Trip Report: German Testing Day

As I’m writing this (or at least starting to write this), I’m on a plane from Frankfurt to JFK airport in New York (where I will catch another flight home to Seattle). I was in Frankfurt for the first ever German Testing Day event. The event is put on by the same folks that put on Swiss Testing Day, so I knew it would go well.

For those interested, here’s a quick recap of the trip.

November 6-7

I flew from Seattle to Detroit, then on to Frankfurt. I just reached “Silver Medallion” status on Delta, so I got a free bump to economy-comfort class and an extra few inches of room on the Detroit to Frankfurt leg of the trip. I’ve been to Frankfurt at least a dozen times, but this was the first time I’ve left the airport (travellers in the audience already know that Frankfurt is a busy airline hub).

I arrived at my hotel (~10 kilometers or so outside of the downtown area) around noon. In an attempt to fight off jet lag, I dumped my bags and then set off to explore. The train station was a 5-minute walk away, and within 20 minutes or so I was in downtown Frankfurt. I took a break at a Starbucks (who apparently have free wireless worldwide these days) to sync my mail and do a bit of work before grabbing some dinner and heading back to my hotel to sleep.

November 8

After a pretty good night of sleep, I had just 3 things on my agenda. 1) Explore more of Frankfurt; 2) Prep for my presentation; 3) Meet the conference board for dinner at 8:00pm.

I combined the first two by working at a coffee shop until I couldn’t stand the wooden seat anymore, then walking around Frankfurt until I couldn’t stand that anymore. Try as I might to park myself somewhere other than Starbucks, it was the only place I could find that had free Wi-Fi access. Coffee Fellows and O’Reilly’s pub both had free Wi-Fi, but they both required that I have a working mobile number (I asked about this at O’Reilly’s, and they said it was so they could track me down if I downloaded exceptionally large amounts of data).

One interesting discovery was a “Hammering Man” sculpture, since we have something almost exactly the same in Seattle (I’ve discovered these are two of three Hammering Men in the world).

Frankfurt "Hammering Man"                          Seattle Hammering Man

By 4:00 or so, I was feeling a little drained, so I went back to my hotel to dump my laptop and take a quick nap before heading off to dinner. It was great seeing Adrian Zwingli from Swiss-Q again and catching up with him. He’s such a passionate person and the perfect person to run these events. After a few beers and a plate of cheese Spätzle that was just a bit too rich to finish, we all headed back to the hotel.

November 9

After another fairly good night of sleep, I got up, prepped a bit more, then took a taxi to Jahrhunderthalle – the site of the conference. I gave the opening keynote of the conference (no pressure!) on Test Innovation at Microsoft. I haven’t given a talk on this topic before, and I had a huge number of insights and revelations during my preparation. I think this is a topic I will continue to develop (both test innovation in general, and sharing the amazing test innovations at Microsoft). The GTD folks got the first glimpse into some of the cool things MS is doing in testing – as well as some tips on how to make innovation happen (hint – you don’t start by saying, “I think I’ll innovate today!”). I felt like the talk went well, but also think that this is a talk I can repeat and improve on in the future as my own thoughts on the subject evolve.I did have quite a few people give me compliments on the talk during the day, but I also realize that people generally don’t track down a speaker to tell them that their talk sucked.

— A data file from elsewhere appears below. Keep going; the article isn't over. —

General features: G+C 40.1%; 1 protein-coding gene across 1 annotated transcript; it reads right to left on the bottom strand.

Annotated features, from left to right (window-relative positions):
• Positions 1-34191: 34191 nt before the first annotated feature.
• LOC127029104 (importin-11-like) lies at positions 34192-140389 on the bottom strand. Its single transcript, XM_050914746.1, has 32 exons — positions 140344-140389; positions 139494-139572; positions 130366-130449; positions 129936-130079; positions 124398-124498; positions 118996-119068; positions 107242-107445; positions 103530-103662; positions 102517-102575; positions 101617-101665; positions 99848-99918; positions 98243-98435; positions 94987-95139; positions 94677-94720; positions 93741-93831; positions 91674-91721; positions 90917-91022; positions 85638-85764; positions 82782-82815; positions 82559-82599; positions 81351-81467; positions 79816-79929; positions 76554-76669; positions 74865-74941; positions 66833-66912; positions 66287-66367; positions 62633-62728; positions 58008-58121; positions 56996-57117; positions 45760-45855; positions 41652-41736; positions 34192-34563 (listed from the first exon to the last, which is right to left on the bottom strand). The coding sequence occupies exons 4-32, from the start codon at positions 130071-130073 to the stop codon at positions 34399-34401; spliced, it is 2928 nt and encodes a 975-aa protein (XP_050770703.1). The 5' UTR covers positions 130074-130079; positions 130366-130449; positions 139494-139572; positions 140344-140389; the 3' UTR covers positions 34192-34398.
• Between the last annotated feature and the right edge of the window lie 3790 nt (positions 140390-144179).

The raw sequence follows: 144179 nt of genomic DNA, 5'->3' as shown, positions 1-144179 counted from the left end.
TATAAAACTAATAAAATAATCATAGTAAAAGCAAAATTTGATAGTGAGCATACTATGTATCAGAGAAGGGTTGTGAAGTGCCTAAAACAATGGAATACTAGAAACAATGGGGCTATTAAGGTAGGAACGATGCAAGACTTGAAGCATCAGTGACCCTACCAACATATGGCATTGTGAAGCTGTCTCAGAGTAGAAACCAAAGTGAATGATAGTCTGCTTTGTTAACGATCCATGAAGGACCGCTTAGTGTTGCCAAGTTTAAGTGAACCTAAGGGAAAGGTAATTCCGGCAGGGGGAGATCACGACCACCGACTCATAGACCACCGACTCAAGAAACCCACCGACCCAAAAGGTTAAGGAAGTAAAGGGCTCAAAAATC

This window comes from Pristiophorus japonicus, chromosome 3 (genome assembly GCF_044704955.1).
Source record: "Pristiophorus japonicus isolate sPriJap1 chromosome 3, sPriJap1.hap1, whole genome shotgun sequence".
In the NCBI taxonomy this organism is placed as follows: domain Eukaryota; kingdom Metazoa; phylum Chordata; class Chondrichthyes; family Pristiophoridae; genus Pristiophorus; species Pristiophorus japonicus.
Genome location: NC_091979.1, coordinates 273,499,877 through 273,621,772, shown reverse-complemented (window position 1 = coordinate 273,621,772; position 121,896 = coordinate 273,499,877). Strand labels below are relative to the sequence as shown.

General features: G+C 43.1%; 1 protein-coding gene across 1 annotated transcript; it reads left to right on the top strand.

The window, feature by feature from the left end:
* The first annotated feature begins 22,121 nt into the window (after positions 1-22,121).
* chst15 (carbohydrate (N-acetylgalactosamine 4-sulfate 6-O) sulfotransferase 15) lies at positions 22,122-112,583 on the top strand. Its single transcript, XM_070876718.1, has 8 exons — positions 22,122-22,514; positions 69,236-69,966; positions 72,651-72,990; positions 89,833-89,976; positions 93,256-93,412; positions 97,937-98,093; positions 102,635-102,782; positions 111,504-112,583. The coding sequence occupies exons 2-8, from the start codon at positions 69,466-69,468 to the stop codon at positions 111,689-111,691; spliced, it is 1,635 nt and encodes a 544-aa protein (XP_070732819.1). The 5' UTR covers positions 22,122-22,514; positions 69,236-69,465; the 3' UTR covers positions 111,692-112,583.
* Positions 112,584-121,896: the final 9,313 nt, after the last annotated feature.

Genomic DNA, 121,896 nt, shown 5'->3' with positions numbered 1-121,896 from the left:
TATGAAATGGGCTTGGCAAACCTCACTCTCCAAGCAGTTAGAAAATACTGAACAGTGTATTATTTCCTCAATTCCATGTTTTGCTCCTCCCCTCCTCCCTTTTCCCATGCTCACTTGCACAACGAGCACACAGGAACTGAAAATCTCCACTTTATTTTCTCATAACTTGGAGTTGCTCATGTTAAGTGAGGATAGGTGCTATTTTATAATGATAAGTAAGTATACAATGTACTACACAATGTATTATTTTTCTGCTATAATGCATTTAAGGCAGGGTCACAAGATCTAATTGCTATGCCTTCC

I spent the rest of the day listening in on some of the English talks at the event, and getting a bit of work done. A pair of presenters from eBay talked about test automation principles, and they had a good message (meaning that I agreed with what they had to say, and think they have a good approach). I talked to them a bit afterwards too, and they seem like great people too.

After the event, Sebastien Kernbach (Conference Head from Swiss-Q) one of his colleagues (a woman whose name I have, unfortunately, forgotten) and I had dinner together at the hotel before heading off to bed. Not a crazy night at all, but I was beat, and ready for sleep.

November 10

Time to fly home. I took the hotel shuttle to the airport, had some breakfast, and got on my flight. The connection at JFK went smoothly, and I was home, in my own bed by 9:00pm Seattle time.

Overall, I had a great time on the trip, and once again, the Swiss-Q folks showed me that they know testing and know how to create test events. I was honored to have been invited, and hope I have the opportunity to present at another of their events sometime in the future.

But for now, my travel schedule is completely empty, and I plan to keep it that way for as long as I can get away with it.

4 Comments

  1. These European “Testing Day” and “Test Automation Day” conferences are fabulous, aren’t they?!?

    I did one this year & am already booked for two in 2012.

    Honestly, they only way I can think of that I’d enjoy them more is if they were longer, the flights were shorter, and if participation came with a winning lottery ticket (or the mysterious disappearance of an ex-wife — financially equivalent).

    Reply
  2. thanks Alan for your inspiring talk on the conference — I already printed out a paper here in my room saying “there has to be a better way” 😉

    Reply

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